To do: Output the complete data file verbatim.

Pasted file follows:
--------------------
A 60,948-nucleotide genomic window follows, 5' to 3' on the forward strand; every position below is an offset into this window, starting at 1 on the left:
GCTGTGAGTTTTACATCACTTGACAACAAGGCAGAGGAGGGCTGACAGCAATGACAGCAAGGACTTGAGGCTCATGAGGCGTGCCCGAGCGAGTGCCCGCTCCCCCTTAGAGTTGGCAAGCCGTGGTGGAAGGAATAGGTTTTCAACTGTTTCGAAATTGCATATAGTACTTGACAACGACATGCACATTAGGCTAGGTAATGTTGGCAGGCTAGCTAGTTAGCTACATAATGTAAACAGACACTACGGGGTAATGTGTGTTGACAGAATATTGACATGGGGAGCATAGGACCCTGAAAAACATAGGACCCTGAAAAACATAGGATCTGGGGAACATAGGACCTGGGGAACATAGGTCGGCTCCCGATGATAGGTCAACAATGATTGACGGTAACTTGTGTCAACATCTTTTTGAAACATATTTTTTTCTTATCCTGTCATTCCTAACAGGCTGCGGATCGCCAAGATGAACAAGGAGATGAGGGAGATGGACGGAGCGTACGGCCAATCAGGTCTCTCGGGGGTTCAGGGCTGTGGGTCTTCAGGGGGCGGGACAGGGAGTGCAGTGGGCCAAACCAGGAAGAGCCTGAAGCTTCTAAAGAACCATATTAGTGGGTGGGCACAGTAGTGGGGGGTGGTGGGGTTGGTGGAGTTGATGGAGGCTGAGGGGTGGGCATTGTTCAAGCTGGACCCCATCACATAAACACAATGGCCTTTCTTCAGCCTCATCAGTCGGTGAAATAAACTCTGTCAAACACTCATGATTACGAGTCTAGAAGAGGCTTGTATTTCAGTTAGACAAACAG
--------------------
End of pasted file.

A 60,948-nucleotide genomic window follows, 5' to 3' on the forward strand; every position below is an offset into this window, starting at 1 on the left:
GCTGTGAGTTTTACATCACTTGACAACAAGGCAGAGGAGGGCTGACAGCAATGACAGCAAGGACTTGAGGCTCATGAGGCGTGCCCGAGCGAGTGCCCGCTCCCCCTTAGAGTTGGCAAGCCGTGGTGGAAGGAATAGGTTTTCAACTGTTTCGAAATTGCATATAGTACTTGACAACGACATGCACATTAGGCTAGGTAATGTTGGCAGGCTAGCTAGTTAGCTACATAATGTAAACAGACACTACGGGGTAATGTGTGTTGACAGAATATTGACATGGGGAGCATAGGACCCTGAAAAACATAGGACCCTGAAAAACATAGGATCTGGGGAACATAGGACCTGGGGAACATAGGTCGGCTCCCGATGATAGGTCAACAATGATTGACGGTAACTTGTGTCAACATCTTTTTGAAACATATTTTTTTCTTATCCTGTCATTCCTAACAGGCTGCGGATCGCCAAGATGAACAAGGAGATGAGGGAGATGGACGGAGCGTACGGCCAATCAGGTCTCTCGGGGGTTCAGGGCTGTGGGTCTTCAGGGGGCGGGACAGGGAGTGCAGTGGGCCAAACCAGGAAGAGCCTGAAGCTTCTAAAGAACCATATTAGTGGGTGGGCACAGTAGTGGGGGGTGGTGGGGTTGGTGGAGTTGATGGAGGCTGAGGGGTGGGCATTGTTCAAGCTGGACCCCATCACATAAACACAATGGCCTTTCTTCAGCCTCATCAGTCGGTGAAATAAACTCTGTCAAACACTCATGATTACGAGTCTAGAAGAGGCTTGTATTTCAGTTAGACAAACAG